The ancient practice of feng shui unleashes positive energy that manifests harmony in your home and your singular life.
Step onto the verdant patio in the back of Katherine Ann Lewis’ Hancock Park home and you’ll find yourself ducking under the lush canopy of an old, gnarly pomegranate tree. A vine loaded with orange blossoms reaches up a pumpkin-hued wall, ceramic jars overflow with jade plants and stone Buddhas sit in pebbles next to a murmuring fountain.
To an unsuspecting visitor, the setting is a lovely tranquility garden. But as Lewis explains, the space occupies the “wealth corner” of her house, and was rigorously landscaped in accordance to feng shui principles.
The pomegranate tree? “It symbolizes wealth and longevity,” Lewis declares. That violet crystal hanging from its branch, and the butternut-squash paint slathered on the wall? “They’re both in keeping with the proper colors of wealth: purple and gold.”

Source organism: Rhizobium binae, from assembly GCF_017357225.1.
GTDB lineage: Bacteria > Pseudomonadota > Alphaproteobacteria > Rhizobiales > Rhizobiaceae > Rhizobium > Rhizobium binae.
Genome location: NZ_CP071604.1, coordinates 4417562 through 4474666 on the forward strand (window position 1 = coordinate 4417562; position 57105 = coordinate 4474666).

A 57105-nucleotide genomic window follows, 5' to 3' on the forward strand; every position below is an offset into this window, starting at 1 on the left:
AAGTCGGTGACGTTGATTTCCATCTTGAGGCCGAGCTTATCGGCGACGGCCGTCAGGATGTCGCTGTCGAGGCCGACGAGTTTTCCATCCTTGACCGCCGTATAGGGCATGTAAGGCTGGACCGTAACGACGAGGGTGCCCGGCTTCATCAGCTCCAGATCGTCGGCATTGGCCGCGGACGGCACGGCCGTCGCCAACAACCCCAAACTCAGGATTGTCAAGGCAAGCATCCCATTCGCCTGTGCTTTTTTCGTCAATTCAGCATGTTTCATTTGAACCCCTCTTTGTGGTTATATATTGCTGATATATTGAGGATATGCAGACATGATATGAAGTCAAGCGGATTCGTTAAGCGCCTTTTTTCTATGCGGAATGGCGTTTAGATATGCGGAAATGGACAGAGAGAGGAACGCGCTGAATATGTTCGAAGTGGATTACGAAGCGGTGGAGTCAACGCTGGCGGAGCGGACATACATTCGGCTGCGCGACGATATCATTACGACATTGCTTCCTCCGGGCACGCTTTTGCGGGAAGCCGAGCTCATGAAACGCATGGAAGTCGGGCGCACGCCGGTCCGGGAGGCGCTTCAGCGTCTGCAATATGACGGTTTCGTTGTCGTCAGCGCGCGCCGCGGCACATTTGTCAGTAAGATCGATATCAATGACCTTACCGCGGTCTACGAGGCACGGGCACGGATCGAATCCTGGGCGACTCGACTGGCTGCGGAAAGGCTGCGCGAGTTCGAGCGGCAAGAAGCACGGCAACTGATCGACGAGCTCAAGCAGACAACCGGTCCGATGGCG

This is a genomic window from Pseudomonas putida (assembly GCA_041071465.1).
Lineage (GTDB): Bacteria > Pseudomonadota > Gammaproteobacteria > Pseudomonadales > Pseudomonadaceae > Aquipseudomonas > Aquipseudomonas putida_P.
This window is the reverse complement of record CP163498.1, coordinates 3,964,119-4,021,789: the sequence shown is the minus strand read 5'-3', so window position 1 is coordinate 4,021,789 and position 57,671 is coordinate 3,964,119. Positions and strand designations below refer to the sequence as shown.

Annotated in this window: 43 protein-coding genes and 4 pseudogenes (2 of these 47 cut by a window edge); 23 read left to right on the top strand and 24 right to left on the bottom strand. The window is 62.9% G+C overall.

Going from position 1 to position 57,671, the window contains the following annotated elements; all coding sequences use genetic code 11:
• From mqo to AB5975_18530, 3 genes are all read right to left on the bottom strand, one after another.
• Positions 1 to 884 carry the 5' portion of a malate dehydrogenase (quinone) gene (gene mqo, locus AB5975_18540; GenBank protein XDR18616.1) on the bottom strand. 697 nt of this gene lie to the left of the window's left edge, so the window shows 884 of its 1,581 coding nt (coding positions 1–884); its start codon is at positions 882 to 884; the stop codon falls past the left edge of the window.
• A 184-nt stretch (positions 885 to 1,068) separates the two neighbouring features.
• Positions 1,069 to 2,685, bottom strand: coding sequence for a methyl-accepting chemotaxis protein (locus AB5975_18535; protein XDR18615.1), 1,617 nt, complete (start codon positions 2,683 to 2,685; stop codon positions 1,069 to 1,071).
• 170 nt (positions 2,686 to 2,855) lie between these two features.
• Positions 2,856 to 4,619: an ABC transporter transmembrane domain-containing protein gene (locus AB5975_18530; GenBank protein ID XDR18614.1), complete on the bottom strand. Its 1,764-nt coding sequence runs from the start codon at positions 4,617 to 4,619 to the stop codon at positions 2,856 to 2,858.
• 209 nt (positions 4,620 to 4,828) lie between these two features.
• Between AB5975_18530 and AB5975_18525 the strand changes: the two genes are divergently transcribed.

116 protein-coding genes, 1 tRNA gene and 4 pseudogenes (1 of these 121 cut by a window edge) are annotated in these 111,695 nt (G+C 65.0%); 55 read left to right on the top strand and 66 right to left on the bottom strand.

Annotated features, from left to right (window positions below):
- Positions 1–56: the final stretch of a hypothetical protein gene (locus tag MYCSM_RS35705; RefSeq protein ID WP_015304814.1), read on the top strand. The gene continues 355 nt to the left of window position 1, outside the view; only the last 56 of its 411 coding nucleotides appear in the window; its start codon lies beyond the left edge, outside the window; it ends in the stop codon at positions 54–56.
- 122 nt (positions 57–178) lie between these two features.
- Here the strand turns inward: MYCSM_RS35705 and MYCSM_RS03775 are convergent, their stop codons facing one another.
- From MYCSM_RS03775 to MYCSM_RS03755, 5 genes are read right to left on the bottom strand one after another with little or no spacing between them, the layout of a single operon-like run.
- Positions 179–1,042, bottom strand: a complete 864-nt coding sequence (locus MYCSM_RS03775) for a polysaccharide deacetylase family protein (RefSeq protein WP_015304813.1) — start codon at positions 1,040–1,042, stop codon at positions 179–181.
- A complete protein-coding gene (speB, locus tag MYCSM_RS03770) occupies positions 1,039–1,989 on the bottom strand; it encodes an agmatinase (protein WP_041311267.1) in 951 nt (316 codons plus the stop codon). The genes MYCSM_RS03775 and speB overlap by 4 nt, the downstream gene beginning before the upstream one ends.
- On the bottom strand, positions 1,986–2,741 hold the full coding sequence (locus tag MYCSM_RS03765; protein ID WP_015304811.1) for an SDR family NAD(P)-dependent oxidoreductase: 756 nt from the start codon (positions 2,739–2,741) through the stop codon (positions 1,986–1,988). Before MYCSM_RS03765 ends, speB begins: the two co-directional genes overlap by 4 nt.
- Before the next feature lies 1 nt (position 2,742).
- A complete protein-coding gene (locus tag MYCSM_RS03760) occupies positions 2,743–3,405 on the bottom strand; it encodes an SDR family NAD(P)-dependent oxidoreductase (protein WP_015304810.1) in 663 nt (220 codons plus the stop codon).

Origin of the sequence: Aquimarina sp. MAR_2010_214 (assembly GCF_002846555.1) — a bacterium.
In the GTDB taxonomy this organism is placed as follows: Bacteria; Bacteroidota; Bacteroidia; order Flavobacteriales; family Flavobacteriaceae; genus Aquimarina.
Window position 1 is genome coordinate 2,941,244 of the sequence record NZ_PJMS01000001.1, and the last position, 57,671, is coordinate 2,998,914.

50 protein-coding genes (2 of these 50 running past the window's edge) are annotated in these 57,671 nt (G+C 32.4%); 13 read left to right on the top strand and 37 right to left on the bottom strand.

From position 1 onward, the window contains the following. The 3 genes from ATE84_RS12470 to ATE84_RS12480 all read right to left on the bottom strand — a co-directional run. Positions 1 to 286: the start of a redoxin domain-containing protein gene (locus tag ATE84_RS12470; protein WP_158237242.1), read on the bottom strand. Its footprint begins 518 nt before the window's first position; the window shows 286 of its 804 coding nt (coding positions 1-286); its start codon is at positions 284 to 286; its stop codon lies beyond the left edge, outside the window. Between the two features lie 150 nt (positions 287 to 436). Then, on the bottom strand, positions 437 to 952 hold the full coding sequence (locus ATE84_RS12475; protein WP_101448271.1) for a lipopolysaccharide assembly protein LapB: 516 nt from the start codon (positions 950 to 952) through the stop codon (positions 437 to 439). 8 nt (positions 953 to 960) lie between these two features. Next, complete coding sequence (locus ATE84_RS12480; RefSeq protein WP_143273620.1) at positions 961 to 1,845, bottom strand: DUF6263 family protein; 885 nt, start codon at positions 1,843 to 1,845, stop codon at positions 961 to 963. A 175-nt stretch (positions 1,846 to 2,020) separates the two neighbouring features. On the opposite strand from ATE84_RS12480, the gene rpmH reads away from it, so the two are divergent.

Over tea and dainty sandwiches Lewis, a North Carolina native with the demeanor of a proper Southern lady, explains that her tiny outdoor lounge functions as an energy magnet meant to attract positive vibrations that will enhance her professional life and yield financial benefits. It must be working, because these days, the former tax accountant is one of L.A.’s most in-demand feng shui masters — a leading local authority in an ancient Chinese practice that has gained ground with Angelenos and Americans at large.
Since she launched her company Harmony & Balance over 15 years ago, Lewis has feng shui-ed the trailers of movie stars, consulted for uber real estate developer Rick Caruso, and contributed feng shui advice for the team of architects and designers that built Santa Monica’s HBO headquarters.
“Feng shui is an exacting science,” Lewis says. “These businessmen who hired me realized that what I do is very logical, and that I’m not some airhead who shows up and waves a wand.” Next time you take a stroll at The Grove, Caruso’s best-known L.A. open-air mall, notice the winding walkways and the placement of the principal fountain: the shape, form, and precise location of these elements — all negotiated with Lewis’ advice.
But What Is It Exactly?
Feng shui — which in Chinese means, “wind, water” — is a body of theories meant to promote spiritual harmony and worldly success through the manipulation of architectural elements, landscaping, and placement of furniture. Its historic roots go back 4,000 years when it was developed to benefit Chinese emperors.